Ms. Barker's exposure to a spectrum of dance styles started almost immediately and continues to this day, affording her the chance to sample nearly 150 years of ballet expression. From the light, bouncy approach of the Bournonville Danish style, derived from the 19 th century French modes, to the lunge and thrust of the hard-edged, caustic ballets of William Forsythe, the range contains all the traditional and experimental manifestations of ballet popular in the 20 th century. In developing an eclectic repertoire for their company, directors Kent Stowell and Francia Russell have tapped many sources.   As a result, Ms. Barker has had the opportunity to work with the world's major choreographers and their disciples.

From her earliest professional days, and as a result of Russell's particular affinity to the ballets of George Balanchine, Ms. Barker has emerged as one of the most sensitive living interpreters of his choreography. She now has 22 of his works in her resume. Equally at home in such dramatic creations as The Prodigal Son and A Midsummer Night's Dream, she tackles the sassy wit of Western Symphony and Stars and Stripes , and the taut, stringent   figures of his Concerto Barocco, Agon , and Stravinsky Violin Concerto with a canny affinity to their purposes. She is currently unsurpassed in the embodiment of elegance required by Ballet Imperial, Divertimento No.15   and Theme and Variations.

She has served as a muse to Kent Stowell for nearly two decades. Early in her career he began making ballets to complement her emerging gifts. As her career moved forward, taking her into the roster of soloist and ultimately principal dancer, he devised more ambitious and challenging creations. Their relationship is symbiotic, and the growth of their individual creative powers has advanced in a parallel progression. Barker's wealth of talent has inspired Stowell to create new ballets of refinement and skill.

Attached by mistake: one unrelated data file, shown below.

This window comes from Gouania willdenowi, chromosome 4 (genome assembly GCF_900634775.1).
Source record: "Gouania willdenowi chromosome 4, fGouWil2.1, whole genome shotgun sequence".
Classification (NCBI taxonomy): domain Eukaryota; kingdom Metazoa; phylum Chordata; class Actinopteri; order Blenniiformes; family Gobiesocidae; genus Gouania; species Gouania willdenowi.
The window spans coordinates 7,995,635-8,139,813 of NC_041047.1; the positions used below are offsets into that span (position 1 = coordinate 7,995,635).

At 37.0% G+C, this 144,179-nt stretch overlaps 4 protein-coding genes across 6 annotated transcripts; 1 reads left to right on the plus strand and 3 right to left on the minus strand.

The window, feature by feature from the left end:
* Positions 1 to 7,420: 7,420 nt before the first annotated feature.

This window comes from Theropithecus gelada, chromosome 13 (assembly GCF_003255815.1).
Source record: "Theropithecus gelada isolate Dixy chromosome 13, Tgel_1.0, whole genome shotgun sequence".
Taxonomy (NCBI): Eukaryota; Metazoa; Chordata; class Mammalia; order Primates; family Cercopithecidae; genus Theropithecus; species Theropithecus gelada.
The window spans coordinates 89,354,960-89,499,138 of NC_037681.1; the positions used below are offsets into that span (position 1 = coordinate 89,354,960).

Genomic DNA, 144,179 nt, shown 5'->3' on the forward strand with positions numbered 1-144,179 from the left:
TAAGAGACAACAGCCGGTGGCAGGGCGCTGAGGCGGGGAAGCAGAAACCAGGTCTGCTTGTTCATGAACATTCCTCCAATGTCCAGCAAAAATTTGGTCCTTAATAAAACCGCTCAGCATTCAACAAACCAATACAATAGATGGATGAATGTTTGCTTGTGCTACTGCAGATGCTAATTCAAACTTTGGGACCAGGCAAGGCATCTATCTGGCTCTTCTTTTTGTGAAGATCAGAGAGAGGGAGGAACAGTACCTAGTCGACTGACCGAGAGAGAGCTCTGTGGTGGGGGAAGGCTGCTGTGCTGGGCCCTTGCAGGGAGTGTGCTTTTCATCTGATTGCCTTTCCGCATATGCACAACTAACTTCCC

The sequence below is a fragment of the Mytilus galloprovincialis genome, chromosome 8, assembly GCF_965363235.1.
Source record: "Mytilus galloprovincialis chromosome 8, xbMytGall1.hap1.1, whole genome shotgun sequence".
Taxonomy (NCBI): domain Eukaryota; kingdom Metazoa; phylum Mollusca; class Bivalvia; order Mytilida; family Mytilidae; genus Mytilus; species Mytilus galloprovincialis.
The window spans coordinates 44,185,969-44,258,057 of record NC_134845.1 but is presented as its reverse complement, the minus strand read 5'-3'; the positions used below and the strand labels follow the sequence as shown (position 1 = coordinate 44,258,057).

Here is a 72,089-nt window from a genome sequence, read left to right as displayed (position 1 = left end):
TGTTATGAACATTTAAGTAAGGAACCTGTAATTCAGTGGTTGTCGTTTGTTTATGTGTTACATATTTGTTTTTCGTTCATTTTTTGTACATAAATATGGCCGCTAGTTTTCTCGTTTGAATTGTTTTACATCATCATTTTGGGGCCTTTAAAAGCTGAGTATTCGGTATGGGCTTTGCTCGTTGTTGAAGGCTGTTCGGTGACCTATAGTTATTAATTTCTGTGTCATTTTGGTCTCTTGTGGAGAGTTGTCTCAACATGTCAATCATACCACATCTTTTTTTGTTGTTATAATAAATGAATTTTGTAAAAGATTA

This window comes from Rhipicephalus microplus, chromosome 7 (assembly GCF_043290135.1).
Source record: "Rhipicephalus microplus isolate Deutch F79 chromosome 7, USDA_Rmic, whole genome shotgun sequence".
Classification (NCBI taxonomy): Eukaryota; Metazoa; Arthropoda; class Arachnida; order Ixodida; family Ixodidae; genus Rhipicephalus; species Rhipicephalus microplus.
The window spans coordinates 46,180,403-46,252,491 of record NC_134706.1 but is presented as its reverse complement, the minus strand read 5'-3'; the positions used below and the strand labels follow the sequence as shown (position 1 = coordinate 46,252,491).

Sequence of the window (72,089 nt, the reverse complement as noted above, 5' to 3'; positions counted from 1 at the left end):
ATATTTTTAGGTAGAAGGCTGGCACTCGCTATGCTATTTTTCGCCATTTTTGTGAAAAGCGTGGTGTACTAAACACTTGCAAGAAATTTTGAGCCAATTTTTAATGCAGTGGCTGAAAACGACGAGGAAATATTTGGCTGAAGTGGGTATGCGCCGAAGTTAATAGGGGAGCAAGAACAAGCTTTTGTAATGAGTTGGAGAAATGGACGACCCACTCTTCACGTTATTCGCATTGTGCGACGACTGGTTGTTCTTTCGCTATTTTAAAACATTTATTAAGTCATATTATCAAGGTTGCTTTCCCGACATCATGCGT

Staying put in Seattle has not restricted her accomplishments elsewhere. On tour with PNB to other American cities, she invariably becomes a press and an audience favorite.   Critical response abroad abounds in high praise. Audiences in Melbourne, Edinburgh, London, Istanbul, Montreal, Hong Kong, Prague and Copenhagen have extolled her gifts, many citing her as one of the greatest living ballerinas. Starring in the 1986 commercially produced film of the Stowell/Sendak Nutcracker and appearing as Titania in the B.B.C. television production of George Balanchine's A Midsummer Night's Dream, she continues to reach and enchant audiences all over the world.

Barker's triumphant debut in Petipa’s The Sleeping Beauty last year found her at the pinnacle of her career. Not only did she meet all the demanding technical challenges of the story-length ballet, but she conveyed a profound appreciation of the English style of classical dancing, passed on to her by Ronald Hynd and Annette Page in their staging for PNB. A few months later she demonstrated a mastery of the sassy, aggressive attack required for Hans van Manen's florid Five Tangos.   Even in roles requiring fewer technical   investments she is able to find new facets of expression and a fresh coloring in her assignments--capabilities common only to the mature artist.

Much of Ms. Barker's success is surely due to the stabilty of having a home in Seattle, a caring husband, and a safe and secure base for operation. As a "stay-at-home ballerina," she has no reason to believe that she might have had a livelier or more rewarding career anywhere else in the world.